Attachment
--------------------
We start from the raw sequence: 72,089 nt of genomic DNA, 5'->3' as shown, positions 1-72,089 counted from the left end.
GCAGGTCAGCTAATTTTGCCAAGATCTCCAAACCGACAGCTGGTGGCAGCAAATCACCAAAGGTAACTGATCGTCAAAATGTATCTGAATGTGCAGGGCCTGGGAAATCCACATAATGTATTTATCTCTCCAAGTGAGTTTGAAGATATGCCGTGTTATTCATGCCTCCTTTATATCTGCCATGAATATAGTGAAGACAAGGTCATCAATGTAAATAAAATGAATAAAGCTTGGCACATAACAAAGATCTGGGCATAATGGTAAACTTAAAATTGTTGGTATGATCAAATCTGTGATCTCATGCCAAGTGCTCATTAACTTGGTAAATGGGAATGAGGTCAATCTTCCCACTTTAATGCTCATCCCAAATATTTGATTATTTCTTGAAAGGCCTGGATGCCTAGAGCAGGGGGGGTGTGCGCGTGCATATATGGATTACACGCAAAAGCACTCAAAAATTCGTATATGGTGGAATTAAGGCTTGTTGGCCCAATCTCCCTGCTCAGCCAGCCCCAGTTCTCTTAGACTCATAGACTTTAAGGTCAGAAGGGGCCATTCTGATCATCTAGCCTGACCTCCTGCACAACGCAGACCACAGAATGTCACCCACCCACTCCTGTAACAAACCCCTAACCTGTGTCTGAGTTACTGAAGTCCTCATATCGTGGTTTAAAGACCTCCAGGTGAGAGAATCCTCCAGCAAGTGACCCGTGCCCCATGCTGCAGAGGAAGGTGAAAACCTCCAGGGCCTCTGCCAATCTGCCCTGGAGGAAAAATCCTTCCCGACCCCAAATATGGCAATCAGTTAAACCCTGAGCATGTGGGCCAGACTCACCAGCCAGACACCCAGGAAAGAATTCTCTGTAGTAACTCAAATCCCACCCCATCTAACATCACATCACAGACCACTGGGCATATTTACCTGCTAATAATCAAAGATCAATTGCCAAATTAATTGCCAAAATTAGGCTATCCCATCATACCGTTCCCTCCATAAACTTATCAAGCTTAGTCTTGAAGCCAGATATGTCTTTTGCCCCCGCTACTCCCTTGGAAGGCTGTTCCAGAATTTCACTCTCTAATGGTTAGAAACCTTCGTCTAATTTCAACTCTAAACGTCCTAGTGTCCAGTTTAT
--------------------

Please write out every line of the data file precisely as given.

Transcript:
We start from the raw sequence: 72,089 nt of genomic DNA, 5'->3' as shown, positions 1-72,089 counted from the left end.
GCAGGTCAGCTAATTTTGCCAAGATCTCCAAACCGACAGCTGGTGGCAGCAAATCACCAAAGGTAACTGATCGTCAAAATGTATCTGAATGTGCAGGGCCTGGGAAATCCACATAATGTATTTATCTCTCCAAGTGAGTTTGAAGATATGCCGTGTTATTCATGCCTCCTTTATATCTGCCATGAATATAGTGAAGACAAGGTCATCAATGTAAATAAAATGAATAAAGCTTGGCACATAACAAAGATCTGGGCATAATGGTAAACTTAAAATTGTTGGTATGATCAAATCTGTGATCTCATGCCAAGTGCTCATTAACTTGGTAAATGGGAATGAGGTCAATCTTCCCACTTTAATGCTCATCCCAAATATTTGATTATTTCTTGAAAGGCCTGGATGCCTAGAGCAGGGGGGGTGTGCGCGTGCATATATGGATTACACGCAAAAGCACTCAAAAATTCGTATATGGTGGAATTAAGGCTTGTTGGCCCAATCTCCCTGCTCAGCCAGCCCCAGTTCTCTTAGACTCATAGACTTTAAGGTCAGAAGGGGCCATTCTGATCATCTAGCCTGACCTCCTGCACAACGCAGACCACAGAATGTCACCCACCCACTCCTGTAACAAACCCCTAACCTGTGTCTGAGTTACTGAAGTCCTCATATCGTGGTTTAAAGACCTCCAGGTGAGAGAATCCTCCAGCAAGTGACCCGTGCCCCATGCTGCAGAGGAAGGTGAAAACCTCCAGGGCCTCTGCCAATCTGCCCTGGAGGAAAAATCCTTCCCGACCCCAAATATGGCAATCAGTTAAACCCTGAGCATGTGGGCCAGACTCACCAGCCAGACACCCAGGAAAGAATTCTCTGTAGTAACTCAAATCCCACCCCATCTAACATCACATCACAGACCACTGGGCATATTTACCTGCTAATAATCAAAGATCAATTGCCAAATTAATTGCCAAAATTAGGCTATCCCATCATACCGTTCCCTCCATAAACTTATCAAGCTTAGTCTTGAAGCCAGATATGTCTTTTGCCCCCGCTACTCCCTTGGAAGGCTGTTCCAGAATTTCACTCTCTAATGGTTAGAAACCTTCGTCTAATTTCAACTCTAAACGTCCTAGTGTCCAGTTTAT